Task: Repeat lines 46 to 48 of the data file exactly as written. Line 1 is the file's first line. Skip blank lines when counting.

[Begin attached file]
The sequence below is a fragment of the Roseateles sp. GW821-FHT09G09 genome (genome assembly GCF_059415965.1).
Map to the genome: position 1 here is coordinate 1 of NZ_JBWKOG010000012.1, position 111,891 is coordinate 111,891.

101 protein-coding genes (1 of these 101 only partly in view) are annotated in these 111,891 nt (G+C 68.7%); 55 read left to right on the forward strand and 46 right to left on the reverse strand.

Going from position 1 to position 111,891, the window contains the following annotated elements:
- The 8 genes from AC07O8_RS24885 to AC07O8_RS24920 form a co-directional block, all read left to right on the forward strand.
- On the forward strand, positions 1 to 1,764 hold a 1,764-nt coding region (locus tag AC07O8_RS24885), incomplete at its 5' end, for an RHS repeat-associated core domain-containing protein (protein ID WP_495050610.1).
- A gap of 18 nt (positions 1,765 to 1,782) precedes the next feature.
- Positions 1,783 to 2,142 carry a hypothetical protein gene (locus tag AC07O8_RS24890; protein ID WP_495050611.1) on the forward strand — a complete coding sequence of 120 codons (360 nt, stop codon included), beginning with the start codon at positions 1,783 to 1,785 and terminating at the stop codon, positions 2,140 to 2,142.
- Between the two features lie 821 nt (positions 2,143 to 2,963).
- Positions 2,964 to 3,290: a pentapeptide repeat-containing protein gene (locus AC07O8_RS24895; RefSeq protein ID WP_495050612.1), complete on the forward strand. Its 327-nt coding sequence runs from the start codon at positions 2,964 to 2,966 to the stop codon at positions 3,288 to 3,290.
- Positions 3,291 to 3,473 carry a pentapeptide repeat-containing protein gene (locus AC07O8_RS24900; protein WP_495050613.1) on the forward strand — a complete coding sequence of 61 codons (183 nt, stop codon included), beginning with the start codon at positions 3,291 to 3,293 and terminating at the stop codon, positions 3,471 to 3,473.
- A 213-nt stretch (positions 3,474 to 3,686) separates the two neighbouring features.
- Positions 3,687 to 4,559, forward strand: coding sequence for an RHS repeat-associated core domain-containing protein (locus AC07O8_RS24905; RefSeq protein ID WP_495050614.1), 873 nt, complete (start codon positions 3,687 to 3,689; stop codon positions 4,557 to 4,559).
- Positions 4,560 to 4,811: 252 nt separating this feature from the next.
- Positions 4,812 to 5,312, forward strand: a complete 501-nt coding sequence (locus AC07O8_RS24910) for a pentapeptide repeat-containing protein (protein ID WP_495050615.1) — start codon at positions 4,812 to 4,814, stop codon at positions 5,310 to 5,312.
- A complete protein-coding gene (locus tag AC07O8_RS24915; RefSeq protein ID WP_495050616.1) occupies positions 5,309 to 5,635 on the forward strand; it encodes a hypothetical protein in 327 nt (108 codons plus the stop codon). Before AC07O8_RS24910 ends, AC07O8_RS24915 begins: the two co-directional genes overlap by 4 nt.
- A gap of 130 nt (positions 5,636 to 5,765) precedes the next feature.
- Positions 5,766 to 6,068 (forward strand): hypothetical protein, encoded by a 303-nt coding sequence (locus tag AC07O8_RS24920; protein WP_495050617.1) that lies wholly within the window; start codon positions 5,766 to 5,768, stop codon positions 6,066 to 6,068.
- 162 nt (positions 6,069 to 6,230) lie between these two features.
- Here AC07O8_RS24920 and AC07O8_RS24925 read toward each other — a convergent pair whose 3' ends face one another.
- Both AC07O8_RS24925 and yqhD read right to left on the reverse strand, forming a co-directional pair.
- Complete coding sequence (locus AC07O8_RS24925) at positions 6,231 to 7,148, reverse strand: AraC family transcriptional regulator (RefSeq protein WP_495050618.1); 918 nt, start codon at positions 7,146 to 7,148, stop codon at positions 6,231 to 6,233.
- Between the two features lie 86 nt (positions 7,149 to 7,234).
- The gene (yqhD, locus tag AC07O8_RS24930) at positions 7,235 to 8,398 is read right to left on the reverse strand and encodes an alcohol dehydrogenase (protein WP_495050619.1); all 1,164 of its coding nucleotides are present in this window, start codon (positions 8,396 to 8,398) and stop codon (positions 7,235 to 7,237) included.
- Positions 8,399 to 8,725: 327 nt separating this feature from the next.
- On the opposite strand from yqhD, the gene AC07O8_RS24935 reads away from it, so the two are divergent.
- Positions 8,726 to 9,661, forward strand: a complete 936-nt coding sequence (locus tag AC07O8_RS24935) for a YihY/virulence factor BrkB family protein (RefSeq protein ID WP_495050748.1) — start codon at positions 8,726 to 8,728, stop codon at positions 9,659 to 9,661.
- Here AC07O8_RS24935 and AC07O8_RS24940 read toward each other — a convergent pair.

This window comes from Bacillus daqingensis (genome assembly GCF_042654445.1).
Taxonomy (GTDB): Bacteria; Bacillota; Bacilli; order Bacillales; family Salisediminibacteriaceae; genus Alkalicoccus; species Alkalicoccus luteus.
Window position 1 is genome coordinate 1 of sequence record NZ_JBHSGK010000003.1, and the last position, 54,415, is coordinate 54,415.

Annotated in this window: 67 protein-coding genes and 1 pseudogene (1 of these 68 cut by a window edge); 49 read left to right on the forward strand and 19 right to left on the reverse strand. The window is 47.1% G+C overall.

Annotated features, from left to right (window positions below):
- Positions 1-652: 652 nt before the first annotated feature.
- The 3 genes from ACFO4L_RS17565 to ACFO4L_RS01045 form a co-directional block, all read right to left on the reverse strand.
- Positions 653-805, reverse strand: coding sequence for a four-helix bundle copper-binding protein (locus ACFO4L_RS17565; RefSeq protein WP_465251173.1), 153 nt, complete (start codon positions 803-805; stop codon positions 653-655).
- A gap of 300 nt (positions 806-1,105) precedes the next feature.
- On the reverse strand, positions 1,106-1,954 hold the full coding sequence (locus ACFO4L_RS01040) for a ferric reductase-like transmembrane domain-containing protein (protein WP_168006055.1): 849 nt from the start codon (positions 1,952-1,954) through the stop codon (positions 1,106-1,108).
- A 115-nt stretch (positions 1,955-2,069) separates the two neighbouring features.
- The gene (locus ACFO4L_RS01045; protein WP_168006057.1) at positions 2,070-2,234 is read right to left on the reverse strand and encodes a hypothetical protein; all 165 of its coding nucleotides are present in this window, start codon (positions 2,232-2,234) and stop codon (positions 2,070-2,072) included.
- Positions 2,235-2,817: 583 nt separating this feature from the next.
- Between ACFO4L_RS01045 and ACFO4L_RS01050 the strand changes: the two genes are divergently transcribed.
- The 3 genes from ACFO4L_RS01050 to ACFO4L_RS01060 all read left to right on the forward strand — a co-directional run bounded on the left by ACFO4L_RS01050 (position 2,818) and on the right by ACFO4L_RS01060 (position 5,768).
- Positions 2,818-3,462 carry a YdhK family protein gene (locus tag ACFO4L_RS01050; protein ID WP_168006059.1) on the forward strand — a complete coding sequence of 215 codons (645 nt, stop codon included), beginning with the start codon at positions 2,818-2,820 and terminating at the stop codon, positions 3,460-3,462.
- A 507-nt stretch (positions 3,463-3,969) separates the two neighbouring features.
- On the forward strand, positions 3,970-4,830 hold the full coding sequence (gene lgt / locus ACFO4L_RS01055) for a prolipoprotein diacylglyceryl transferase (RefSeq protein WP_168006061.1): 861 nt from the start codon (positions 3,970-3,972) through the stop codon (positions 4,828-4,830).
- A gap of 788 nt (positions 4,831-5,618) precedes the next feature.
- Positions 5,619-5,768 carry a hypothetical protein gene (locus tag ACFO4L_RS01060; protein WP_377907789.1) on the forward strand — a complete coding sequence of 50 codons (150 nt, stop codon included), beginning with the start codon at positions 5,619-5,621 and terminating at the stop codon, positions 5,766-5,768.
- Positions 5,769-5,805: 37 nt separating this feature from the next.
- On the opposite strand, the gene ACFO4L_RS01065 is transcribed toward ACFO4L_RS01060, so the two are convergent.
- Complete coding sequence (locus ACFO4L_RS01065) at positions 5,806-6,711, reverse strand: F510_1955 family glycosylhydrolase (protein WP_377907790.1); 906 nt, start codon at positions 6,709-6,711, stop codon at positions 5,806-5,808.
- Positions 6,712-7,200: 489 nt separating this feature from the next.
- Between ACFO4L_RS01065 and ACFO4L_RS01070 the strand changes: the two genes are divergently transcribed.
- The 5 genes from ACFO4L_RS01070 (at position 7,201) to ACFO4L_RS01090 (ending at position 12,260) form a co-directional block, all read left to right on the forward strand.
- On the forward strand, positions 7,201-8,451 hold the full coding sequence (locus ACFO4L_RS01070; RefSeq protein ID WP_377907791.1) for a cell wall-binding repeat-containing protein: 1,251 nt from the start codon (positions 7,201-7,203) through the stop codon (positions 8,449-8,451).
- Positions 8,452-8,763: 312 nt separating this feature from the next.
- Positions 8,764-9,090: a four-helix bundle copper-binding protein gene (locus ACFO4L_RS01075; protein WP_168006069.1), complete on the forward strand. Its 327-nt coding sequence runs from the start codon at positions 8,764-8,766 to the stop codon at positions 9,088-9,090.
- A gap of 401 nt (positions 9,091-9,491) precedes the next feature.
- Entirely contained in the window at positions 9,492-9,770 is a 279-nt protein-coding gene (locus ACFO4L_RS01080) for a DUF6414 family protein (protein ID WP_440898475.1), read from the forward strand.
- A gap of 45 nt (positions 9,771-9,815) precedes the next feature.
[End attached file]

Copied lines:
- On the forward strand, positions 3,970-4,830 hold the full coding sequence (gene lgt / locus ACFO4L_RS01055) for a prolipoprotein diacylglyceryl transferase (RefSeq protein WP_168006061.1): 861 nt from the start codon (positions 3,970-3,972) through the stop codon (positions 4,828-4,830).
- A gap of 788 nt (positions 4,831-5,618) precedes the next feature.
- Positions 5,619-5,768 carry a hypothetical protein gene (locus tag ACFO4L_RS01060; protein WP_377907789.1) on the forward strand — a complete coding sequence of 50 codons (150 nt, stop codon included), beginning with the start codon at positions 5,619-5,621 and terminating at the stop codon, positions 5,766-5,768.